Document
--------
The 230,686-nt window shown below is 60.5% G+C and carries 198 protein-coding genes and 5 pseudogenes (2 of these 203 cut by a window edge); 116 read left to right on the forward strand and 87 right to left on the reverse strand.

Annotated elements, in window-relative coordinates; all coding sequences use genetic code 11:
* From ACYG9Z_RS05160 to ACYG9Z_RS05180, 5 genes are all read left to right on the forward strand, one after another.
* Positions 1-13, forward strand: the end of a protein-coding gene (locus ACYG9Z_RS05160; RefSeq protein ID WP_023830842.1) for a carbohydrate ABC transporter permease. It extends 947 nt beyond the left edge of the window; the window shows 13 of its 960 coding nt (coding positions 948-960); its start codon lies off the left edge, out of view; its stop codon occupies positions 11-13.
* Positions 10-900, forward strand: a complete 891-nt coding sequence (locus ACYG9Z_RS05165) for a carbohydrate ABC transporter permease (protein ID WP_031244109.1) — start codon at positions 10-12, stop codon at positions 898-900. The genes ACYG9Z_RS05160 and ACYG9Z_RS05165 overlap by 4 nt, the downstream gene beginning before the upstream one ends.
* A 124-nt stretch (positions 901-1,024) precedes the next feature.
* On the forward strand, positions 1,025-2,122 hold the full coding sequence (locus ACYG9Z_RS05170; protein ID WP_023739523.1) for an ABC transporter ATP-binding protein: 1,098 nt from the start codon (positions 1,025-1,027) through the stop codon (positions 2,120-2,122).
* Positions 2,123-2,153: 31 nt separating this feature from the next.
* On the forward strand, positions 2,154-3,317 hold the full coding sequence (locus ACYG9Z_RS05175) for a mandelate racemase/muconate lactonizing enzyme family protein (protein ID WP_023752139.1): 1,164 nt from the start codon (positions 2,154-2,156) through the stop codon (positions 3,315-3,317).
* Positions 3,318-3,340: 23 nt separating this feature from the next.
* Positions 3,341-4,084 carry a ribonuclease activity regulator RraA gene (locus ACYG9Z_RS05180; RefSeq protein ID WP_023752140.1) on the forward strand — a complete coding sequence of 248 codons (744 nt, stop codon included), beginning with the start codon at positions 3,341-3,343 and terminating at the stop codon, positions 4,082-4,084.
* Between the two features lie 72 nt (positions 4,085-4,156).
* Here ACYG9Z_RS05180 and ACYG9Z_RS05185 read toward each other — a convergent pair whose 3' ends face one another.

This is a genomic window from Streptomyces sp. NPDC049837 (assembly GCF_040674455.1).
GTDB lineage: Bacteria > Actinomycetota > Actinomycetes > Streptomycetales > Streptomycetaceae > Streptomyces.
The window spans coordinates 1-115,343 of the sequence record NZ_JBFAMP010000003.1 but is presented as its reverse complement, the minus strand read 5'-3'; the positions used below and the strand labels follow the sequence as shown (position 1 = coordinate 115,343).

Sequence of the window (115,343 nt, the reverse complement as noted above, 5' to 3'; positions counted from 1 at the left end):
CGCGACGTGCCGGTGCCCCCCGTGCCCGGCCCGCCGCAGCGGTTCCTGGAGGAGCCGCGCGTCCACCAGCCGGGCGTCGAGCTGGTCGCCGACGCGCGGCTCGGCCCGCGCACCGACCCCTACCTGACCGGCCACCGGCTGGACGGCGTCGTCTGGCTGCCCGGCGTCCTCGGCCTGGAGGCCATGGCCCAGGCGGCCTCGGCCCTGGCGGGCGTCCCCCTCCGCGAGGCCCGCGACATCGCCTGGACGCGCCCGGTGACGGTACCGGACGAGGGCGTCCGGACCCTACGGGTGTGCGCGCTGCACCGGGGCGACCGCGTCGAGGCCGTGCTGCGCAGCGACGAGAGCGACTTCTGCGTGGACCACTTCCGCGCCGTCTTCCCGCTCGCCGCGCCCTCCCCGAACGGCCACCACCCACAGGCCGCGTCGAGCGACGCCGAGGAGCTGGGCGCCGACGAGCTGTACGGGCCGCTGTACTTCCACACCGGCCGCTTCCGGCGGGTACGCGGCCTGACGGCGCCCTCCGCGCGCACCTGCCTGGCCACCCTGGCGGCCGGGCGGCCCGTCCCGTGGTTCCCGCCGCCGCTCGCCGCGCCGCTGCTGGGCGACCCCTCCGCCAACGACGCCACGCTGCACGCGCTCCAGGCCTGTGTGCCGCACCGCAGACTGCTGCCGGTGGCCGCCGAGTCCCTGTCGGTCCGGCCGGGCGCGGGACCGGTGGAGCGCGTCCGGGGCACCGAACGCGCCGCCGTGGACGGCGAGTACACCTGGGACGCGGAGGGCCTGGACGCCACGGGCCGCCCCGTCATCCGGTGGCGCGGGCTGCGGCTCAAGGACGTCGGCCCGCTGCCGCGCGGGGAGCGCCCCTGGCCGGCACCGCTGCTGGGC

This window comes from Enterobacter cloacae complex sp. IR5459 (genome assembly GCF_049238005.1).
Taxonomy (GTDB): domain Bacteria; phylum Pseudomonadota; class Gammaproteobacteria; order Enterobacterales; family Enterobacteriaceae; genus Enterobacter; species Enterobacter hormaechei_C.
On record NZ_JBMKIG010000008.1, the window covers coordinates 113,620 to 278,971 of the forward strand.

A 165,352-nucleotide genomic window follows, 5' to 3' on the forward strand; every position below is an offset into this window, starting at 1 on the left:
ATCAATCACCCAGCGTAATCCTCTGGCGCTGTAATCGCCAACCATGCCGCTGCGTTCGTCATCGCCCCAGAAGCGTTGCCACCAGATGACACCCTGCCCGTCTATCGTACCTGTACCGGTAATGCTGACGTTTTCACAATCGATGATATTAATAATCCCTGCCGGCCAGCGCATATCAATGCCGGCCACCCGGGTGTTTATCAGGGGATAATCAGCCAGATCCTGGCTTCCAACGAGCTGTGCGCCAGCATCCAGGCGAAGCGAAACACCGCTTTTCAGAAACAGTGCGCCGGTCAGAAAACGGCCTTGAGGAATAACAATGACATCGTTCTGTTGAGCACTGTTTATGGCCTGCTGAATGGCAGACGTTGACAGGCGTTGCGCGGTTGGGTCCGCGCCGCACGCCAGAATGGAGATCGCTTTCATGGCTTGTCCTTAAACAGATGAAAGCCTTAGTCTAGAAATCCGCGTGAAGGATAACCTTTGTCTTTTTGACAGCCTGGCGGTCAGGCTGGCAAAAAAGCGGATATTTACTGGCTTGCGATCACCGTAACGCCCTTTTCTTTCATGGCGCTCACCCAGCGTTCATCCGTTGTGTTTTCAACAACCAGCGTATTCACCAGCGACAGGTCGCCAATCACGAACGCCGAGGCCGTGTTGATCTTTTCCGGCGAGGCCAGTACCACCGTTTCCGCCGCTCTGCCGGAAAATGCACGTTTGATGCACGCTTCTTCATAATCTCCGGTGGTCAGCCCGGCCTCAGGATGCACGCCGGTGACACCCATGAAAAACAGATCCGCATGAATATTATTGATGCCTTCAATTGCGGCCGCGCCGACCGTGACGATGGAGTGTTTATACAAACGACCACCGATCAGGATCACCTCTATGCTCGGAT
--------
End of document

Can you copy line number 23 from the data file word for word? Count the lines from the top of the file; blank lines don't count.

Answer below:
ATCAATCACCCAGCGTAATCCTCTGGCGCTGTAATCGCCAACCATGCCGCTGCGTTCGTCATCGCCCCAGAAGCGTTGCCACCAGATGACACCCTGCCCGTCTATCGTACCTGTACCGGTAATGCTGACGTTTTCACAATCGATGATATTAATAATCCCTGCCGGCCAGCGCATATCAATGCCGGCCACCCGGGTGTTTATCAGGGGATAATCAGCCAGATCCTGGCTTCCAACGAGCTGTGCGCCAGCATCCAGGCGAAGCGAAACACCGCTTTTCAGAAACAGTGCGCCGGTCAGAAAACGGCCTTGAGGAATAACAATGACATCGTTCTGTTGAGCACTGTTTATGGCCTGCTGAATGGCAGACGTTGACAGGCGTTGCGCGGTTGGGTCCGCGCCGCACGCCAGAATGGAGATCGCTTTCATGGCTTGTCCTTAAACAGATGAAAGCCTTAGTCTAGAAATCCGCGTGAAGGATAACCTTTGTCTTTTTGACAGCCTGGCGGTCAGGCTGGCAAAAAAGCGGATATTTACTGGCTTGCGATCACCGTAACGCCCTTTTCTTTCATGGCGCTCACCCAGCGTTCATCCGTTGTGTTTTCAACAACCAGCGTATTCACCAGCGACAGGTCGCCAATCACGAACGCCGAGGCCGTGTTGATCTTTTCCGGCGAGGCCAGTACCACCGTTTCCGCCGCTCTGCCGGAAAATGCACGTTTGATGCACGCTTCTTCATAATCTCCGGTGGTCAGCCCGGCCTCAGGATGCACGCCGGTGACACCCATGAAAAACAGATCCGCATGAATATTATTGATGCCTTCAATTGCGGCCGCGCCGACCGTGACGATGGAGTGTTTATACAAACGACCACCGATCAGGATCACCTCTATGCTCGGAT